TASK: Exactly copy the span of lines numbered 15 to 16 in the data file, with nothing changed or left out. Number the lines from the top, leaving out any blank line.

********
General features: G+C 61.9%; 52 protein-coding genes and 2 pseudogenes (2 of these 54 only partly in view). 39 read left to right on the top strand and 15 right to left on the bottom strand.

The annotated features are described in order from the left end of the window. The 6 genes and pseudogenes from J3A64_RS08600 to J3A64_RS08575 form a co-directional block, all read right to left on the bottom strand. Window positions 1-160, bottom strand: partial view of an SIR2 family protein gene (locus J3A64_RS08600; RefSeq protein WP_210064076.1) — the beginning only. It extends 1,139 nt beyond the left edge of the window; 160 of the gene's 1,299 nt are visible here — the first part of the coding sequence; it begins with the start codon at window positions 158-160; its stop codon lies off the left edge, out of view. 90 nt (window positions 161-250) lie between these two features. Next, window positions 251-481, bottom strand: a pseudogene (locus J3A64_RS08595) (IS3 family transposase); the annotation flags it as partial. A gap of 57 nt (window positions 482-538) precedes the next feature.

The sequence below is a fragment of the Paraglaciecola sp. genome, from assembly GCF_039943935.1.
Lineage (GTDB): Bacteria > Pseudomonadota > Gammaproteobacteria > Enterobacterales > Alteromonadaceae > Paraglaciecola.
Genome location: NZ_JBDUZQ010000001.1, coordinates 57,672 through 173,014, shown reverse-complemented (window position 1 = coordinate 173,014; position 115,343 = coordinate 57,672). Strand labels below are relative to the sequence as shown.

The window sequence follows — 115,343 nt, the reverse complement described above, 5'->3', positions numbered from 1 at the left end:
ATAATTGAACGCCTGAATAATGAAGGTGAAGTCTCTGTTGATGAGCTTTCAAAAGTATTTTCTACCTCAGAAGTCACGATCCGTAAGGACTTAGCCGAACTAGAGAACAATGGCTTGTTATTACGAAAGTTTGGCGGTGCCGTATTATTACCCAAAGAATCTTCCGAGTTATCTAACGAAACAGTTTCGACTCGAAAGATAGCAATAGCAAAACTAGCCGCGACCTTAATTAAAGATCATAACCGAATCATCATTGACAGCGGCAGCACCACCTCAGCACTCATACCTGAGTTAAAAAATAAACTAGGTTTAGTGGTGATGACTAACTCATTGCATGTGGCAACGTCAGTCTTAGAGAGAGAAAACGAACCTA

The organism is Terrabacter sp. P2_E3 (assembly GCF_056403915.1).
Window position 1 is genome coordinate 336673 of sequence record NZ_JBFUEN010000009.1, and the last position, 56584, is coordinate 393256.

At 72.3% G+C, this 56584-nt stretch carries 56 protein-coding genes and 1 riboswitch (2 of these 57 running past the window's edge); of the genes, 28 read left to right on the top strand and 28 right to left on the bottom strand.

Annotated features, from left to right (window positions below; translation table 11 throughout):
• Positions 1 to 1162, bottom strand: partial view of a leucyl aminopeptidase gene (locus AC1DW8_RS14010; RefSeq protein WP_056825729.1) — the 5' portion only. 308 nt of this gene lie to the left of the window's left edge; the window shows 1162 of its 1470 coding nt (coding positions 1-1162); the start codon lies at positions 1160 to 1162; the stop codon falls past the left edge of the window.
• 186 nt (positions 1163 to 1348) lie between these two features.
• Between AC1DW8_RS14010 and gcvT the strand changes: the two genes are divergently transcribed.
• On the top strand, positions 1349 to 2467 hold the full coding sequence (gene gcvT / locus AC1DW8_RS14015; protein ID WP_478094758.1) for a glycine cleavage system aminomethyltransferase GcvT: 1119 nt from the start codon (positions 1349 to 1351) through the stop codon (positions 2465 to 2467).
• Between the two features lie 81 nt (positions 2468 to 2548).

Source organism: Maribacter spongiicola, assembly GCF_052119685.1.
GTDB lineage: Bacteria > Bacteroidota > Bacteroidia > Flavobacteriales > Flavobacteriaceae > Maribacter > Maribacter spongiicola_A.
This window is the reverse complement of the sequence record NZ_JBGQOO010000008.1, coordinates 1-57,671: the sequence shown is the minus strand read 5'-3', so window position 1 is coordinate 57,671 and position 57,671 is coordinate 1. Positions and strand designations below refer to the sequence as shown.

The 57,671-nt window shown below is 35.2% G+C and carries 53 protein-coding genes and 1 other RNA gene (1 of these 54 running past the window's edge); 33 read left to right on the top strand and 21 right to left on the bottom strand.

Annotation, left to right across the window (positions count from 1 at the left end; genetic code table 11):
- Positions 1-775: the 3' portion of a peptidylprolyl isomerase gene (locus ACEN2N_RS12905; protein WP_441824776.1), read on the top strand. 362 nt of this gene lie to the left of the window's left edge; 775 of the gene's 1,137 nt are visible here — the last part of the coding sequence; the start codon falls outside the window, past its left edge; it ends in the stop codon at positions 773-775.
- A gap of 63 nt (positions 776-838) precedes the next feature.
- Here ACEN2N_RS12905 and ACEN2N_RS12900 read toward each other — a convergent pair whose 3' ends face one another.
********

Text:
• On the top strand, positions 1349 to 2467 hold the full coding sequence (gene gcvT / locus AC1DW8_RS14015; protein ID WP_478094758.1) for a glycine cleavage system aminomethyltransferase GcvT: 1119 nt from the start codon (positions 1349 to 1351) through the stop codon (positions 2465 to 2467).
• Between the two features lie 81 nt (positions 2468 to 2548).